Other than getting to spend a couple of hours together at the skating rink and a few phone calls snuck in here and there, that was pretty much the only contact we had over the summer. For that reason, it was the worst of times for me (wow, referencing Shakespeare and Dickens in the same story – you readers are really getting a taste of culture in this one). Seriously though, when I allowed myself to be, I was miserably lonely that summer, missing my girl. I really loved that girl and felt we were meant to be together. I don’t think she felt that at first like I did. Maybe it’s more true to say that I realized our love before she did – I think she tried to deny it with herself a bit…just my opinion.
But anyway, yes I really missed her. And I hated her mom for keeping us apart. Readers listen up – if something like this happens with your children, be smart and don’t keep them apart. Like Romeo and Juliet, it only strengthens their resolve. Teenagers love to prove that they are strong against adult or organized power. Banning us from seeing each other made us yearn for each other. At night, I would lay in bed with my thoughts, plotting how we would one day be together. We’d show you!
As a side note on this topic, there was talk of Sheila even moving out west to San Jose, CA to live with her grandma for college as a means of keeping us apart. What did I do? Why of course I looked into Marine Corps ROTC programs, offered in San Jose wouldn’t ya know. I even went through the routines of application and a Marine physical. Mentioned in my Stratego story (link), I’ve always tried to have a plan.
After a month or more, I was beginning to get desperate. These parents of Sheila’s were hellbent on trying to get Kim, (Oops, I mean Sheila), to forget about me. They say that absence makes the heart grow fonder. This is true. It also strengthens your resolve. I decided enough time had gone by that perhaps an ‘adult’ approach might work. On occasion, I volunteered to do odd jobs, yard work at the mother’s house of a friend of my step father. His name was Joe Cain, a mammoth of a man standing maybe 6’6 and weighing maybe 300. His mother actually lived very close to one of my younger girlfriends, (Barbie), written about in this story (link). I want to say she lived right across the street, but I’m a little fuzzy on that part.
Anyway, I was all alone there. Joe’s mom was not home. Joe had given me the house key and instructions on what needed doing. Remember kids, these were the days before cell phones. There was no texting or sneaking away for a private call. If we spoke to each other on the phone, it had to be her calling me and the parents needed to be away. Needless to say, we didn’t get very many opportunities, but we managed here and there as kids will do. I decided though that my being alone with a telephone and no prying ears was a perfect opportunity to take a new tactic; I would call Sheila’s mom and try to reason with her. Sheila tried to tell me it wouldn’t work, but I had to try.
It took me several minutes to build up my courage and to figure out what to say. I called and Sheila answered the phone. I told her that I wanted to talk to her mom. She said, “are you sure?” Yes, I’m sure, let me speak to your mom. I naturally don’t recall precisely what all I said, but in general I tried to sound as adult as I could by apologizing, admitting my guilt and promising of course to never attempt anything like that again, (besides the damn window is nailed shut). She was having none of it though. They had convinced themselves that I was no good and certainly not the person who their daughter should be dating. These words were not spoken of course. What was said was that she didn’t know how long I was to be prevented from seeing Sheila. I got nowhere. I remember actually begging. That’s how taken I was with Sheila. Ultimately, her mom ended the conversation by telling me she was hanging up the phone and telling me that I should not call back.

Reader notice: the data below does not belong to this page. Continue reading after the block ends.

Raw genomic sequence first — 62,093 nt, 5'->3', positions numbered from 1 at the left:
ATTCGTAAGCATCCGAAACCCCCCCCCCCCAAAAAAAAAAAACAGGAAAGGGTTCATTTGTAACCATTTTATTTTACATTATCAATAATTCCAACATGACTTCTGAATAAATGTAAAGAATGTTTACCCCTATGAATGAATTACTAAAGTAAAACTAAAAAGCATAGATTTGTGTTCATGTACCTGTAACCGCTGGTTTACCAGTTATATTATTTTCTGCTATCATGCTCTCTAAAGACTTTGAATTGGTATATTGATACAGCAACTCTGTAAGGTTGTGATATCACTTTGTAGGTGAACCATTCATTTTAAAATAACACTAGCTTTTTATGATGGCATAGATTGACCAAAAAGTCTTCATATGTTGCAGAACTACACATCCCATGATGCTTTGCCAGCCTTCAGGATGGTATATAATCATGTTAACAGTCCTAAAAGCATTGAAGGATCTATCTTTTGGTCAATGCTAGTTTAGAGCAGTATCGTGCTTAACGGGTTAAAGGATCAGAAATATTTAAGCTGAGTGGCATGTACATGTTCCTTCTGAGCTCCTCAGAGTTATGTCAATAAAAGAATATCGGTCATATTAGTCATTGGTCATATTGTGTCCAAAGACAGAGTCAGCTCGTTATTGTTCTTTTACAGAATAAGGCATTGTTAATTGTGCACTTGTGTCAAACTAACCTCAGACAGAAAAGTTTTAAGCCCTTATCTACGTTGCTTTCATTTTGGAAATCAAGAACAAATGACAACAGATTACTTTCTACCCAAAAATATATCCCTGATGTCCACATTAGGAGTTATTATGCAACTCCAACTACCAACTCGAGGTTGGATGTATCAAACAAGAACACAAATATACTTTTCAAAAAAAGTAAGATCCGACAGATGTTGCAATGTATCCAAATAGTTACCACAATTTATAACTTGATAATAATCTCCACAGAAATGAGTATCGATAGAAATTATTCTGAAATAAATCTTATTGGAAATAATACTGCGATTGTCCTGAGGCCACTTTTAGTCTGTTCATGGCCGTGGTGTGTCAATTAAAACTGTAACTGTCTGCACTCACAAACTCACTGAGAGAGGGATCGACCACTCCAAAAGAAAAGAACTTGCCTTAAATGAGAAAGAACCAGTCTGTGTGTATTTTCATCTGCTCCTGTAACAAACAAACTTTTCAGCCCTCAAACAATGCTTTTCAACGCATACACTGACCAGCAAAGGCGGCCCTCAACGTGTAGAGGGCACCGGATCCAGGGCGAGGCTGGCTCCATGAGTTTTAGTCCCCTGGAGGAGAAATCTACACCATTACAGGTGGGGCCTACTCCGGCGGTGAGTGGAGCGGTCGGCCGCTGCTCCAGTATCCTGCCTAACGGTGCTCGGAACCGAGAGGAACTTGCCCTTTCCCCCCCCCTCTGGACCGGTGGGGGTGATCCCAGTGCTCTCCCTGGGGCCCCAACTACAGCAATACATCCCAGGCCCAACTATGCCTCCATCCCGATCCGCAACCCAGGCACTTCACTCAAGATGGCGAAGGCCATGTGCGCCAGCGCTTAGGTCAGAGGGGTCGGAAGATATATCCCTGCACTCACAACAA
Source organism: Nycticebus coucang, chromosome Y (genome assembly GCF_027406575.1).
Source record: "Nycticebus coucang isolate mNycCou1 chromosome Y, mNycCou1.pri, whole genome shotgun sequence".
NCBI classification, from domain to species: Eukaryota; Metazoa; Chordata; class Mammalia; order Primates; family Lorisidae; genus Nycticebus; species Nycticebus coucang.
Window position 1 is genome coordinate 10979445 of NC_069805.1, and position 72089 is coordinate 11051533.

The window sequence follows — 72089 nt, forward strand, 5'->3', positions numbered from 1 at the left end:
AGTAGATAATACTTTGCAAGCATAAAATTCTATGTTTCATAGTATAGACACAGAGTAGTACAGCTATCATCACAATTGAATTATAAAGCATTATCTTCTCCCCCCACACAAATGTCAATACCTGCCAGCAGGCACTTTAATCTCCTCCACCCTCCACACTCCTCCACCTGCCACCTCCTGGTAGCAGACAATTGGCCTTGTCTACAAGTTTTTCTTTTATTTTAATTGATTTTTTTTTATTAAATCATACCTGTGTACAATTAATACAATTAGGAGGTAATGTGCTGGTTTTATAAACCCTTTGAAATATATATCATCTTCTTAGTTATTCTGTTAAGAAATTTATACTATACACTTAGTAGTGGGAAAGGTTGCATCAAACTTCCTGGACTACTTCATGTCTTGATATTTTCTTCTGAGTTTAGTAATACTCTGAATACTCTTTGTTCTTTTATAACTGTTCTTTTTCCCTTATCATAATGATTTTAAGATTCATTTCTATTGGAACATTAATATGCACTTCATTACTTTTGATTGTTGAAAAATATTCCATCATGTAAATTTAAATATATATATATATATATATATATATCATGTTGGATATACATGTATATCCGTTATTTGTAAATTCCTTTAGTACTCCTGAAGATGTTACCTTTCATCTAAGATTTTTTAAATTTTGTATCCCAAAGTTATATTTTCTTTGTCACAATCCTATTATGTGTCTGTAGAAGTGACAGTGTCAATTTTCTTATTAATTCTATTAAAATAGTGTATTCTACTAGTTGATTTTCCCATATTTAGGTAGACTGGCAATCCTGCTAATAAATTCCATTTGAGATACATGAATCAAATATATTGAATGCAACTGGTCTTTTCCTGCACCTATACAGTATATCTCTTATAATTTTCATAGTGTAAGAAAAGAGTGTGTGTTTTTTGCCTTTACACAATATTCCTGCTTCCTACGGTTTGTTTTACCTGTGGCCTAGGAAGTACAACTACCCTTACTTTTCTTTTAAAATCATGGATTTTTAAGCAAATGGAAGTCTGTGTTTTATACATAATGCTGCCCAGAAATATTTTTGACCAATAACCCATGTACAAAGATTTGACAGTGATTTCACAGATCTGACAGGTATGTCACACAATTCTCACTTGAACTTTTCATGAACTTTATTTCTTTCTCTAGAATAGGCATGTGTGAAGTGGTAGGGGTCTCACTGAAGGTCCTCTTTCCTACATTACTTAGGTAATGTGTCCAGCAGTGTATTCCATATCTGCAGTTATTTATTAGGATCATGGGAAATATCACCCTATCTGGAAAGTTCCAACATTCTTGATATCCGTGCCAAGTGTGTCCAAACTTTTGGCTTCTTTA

Want to know something, Reader? We should probably thank her mom. Who knows what direction fate would have pointed us in if Sheila’s parents had not banned us from seeing each other? Think about it. When someone tries to tell you what to say, how to think or who to love, what is our normal reaction? We become determined, don’t we. It’s in our upbringing and our culture. Trying to prevent two love struck kids from seeing each other is probably the best way to ensure they end up together. I mean, sure I loved Sheila. I was crazy over her. But forbidding us to see each other only gave us both a mission. We would overcome this and show our parents, show the world that you couldn’t push us around.
And that was my summer of 1975. It had its great moments and it had its heartaches. I remember one evening in particular. I don’t know if it was the night of the day I called Sheila’s mom or if it was some other night, but one evening in my bed, I recall sobbing almost uncontrollably. It had been building up in me for some time I guess and I finally let it out. Me and my three brothers were all tucked into our own beds, all four of us in our shared bedroom and everyone was quiet; everyone but me.
The Fall of 75 though is just around the corner and you know what that means, don’t you? School starts! I would get to see Sheila every single day. Try to stop that from happening! You can knock down a Prytania boy, but they just keep getting back up.